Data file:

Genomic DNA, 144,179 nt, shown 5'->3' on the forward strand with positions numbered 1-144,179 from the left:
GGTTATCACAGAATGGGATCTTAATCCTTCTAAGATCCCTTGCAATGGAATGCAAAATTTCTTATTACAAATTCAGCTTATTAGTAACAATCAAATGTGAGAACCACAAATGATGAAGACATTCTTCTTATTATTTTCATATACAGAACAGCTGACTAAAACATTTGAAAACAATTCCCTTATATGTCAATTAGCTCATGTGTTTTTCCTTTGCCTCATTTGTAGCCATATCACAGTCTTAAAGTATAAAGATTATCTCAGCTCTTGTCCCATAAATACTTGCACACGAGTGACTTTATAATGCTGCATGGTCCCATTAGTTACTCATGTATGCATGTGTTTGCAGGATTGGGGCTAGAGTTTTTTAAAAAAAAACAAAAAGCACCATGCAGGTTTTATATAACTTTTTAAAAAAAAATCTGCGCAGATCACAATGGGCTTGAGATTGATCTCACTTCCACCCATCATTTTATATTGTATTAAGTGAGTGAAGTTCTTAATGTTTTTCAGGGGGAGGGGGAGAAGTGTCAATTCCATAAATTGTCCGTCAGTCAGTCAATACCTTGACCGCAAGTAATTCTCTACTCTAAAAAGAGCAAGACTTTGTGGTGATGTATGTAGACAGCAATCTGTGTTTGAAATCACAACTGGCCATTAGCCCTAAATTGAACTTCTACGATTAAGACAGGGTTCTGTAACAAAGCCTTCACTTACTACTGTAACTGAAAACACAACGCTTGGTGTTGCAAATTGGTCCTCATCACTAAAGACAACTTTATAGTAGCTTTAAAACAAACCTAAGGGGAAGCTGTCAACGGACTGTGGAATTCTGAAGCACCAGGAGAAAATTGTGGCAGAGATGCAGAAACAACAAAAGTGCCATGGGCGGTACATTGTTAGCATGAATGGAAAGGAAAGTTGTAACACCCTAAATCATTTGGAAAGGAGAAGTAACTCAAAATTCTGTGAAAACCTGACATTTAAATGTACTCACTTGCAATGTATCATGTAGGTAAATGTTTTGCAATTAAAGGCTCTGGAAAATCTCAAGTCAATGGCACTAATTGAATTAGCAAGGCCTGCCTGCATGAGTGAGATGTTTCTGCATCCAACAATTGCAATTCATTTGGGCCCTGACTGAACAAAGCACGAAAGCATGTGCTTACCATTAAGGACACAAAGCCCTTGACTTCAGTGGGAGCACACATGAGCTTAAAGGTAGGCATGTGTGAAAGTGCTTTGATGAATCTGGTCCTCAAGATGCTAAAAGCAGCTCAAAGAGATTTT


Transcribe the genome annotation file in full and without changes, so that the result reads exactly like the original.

Genomic DNA, 144,179 nt, shown 5'->3' on the forward strand with positions numbered 1-144,179 from the left:
GGTTATCACAGAATGGGATCTTAATCCTTCTAAGATCCCTTGCAATGGAATGCAAAATTTCTTATTACAAATTCAGCTTATTAGTAACAATCAAATGTGAGAACCACAAATGATGAAGACATTCTTCTTATTATTTTCATATACAGAACAGCTGACTAAAACATTTGAAAACAATTCCCTTATATGTCAATTAGCTCATGTGTTTTTCCTTTGCCTCATTTGTAGCCATATCACAGTCTTAAAGTATAAAGATTATCTCAGCTCTTGTCCCATAAATACTTGCACACGAGTGACTTTATAATGCTGCATGGTCCCATTAGTTACTCATGTATGCATGTGTTTGCAGGATTGGGGCTAGAGTTTTTTAAAAAAAAACAAAAAGCACCATGCAGGTTTTATATAACTTTTTAAAAAAAAATCTGCGCAGATCACAATGGGCTTGAGATTGATCTCACTTCCACCCATCATTTTATATTGTATTAAGTGAGTGAAGTTCTTAATGTTTTTCAGGGGGAGGGGGAGAAGTGTCAATTCCATAAATTGTCCGTCAGTCAGTCAATACCTTGACCGCAAGTAATTCTCTACTCTAAAAAGAGCAAGACTTTGTGGTGATGTATGTAGACAGCAATCTGTGTTTGAAATCACAACTGGCCATTAGCCCTAAATTGAACTTCTACGATTAAGACAGGGTTCTGTAACAAAGCCTTCACTTACTACTGTAACTGAAAACACAACGCTTGGTGTTGCAAATTGGTCCTCATCACTAAAGACAACTTTATAGTAGCTTTAAAACAAACCTAAGGGGAAGCTGTCAACGGACTGTGGAATTCTGAAGCACCAGGAGAAAATTGTGGCAGAGATGCAGAAACAACAAAAGTGCCATGGGCGGTACATTGTTAGCATGAATGGAAAGGAAAGTTGTAACACCCTAAATCATTTGGAAAGGAGAAGTAACTCAAAATTCTGTGAAAACCTGACATTTAAATGTACTCACTTGCAATGTATCATGTAGGTAAATGTTTTGCAATTAAAGGCTCTGGAAAATCTCAAGTCAATGGCACTAATTGAATTAGCAAGGCCTGCCTGCATGAGTGAGATGTTTCTGCATCCAACAATTGCAATTCATTTGGGCCCTGACTGAACAAAGCACGAAAGCATGTGCTTACCATTAAGGACACAAAGCCCTTGACTTCAGTGGGAGCACACATGAGCTTAAAGGTAGGCATGTGTGAAAGTGCTTTGATGAATCTGGTCCTCAAGATGCTAAAAGCAGCTCAAAGAGATTTT